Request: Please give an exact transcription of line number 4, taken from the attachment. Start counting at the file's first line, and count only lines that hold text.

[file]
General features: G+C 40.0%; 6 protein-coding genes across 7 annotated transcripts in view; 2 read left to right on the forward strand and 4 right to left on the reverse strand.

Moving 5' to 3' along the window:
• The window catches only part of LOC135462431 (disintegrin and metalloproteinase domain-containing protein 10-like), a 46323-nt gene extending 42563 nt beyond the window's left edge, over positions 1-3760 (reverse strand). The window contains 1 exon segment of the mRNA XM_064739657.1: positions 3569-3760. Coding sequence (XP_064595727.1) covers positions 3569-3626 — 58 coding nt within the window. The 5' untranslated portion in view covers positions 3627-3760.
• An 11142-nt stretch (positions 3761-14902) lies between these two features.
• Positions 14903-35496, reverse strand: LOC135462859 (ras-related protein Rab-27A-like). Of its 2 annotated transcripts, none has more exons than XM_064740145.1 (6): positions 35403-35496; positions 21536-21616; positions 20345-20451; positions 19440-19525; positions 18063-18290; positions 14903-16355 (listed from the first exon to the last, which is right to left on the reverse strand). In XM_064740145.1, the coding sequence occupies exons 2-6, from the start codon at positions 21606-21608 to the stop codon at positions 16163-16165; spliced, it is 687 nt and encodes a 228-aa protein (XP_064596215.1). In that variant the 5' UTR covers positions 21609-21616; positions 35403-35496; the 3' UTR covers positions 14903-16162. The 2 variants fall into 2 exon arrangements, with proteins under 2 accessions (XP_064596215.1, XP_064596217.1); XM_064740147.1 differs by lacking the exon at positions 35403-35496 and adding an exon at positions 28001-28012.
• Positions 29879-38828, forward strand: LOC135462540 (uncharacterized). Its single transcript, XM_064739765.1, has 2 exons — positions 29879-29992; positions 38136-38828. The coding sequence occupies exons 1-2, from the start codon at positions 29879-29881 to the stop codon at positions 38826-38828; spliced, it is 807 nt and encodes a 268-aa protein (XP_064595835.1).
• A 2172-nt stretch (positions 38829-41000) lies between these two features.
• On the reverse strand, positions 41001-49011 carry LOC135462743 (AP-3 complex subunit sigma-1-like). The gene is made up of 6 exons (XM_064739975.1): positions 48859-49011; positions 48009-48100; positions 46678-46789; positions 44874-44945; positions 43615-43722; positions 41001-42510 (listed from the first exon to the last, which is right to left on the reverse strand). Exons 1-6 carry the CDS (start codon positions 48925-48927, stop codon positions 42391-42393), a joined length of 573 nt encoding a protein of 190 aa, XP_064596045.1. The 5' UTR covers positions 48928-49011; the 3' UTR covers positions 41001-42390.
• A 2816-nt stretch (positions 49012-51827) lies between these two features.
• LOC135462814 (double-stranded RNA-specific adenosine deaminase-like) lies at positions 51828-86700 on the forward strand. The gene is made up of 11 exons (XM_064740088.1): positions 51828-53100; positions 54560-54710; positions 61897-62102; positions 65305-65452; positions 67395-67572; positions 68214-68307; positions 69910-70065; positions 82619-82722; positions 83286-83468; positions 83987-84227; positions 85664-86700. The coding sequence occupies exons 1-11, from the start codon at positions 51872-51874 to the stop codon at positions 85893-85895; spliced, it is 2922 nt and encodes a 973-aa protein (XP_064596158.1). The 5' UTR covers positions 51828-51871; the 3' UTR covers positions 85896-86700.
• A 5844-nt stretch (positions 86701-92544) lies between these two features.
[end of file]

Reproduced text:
• An 11142-nt stretch (positions 3761-14902) lies between these two features.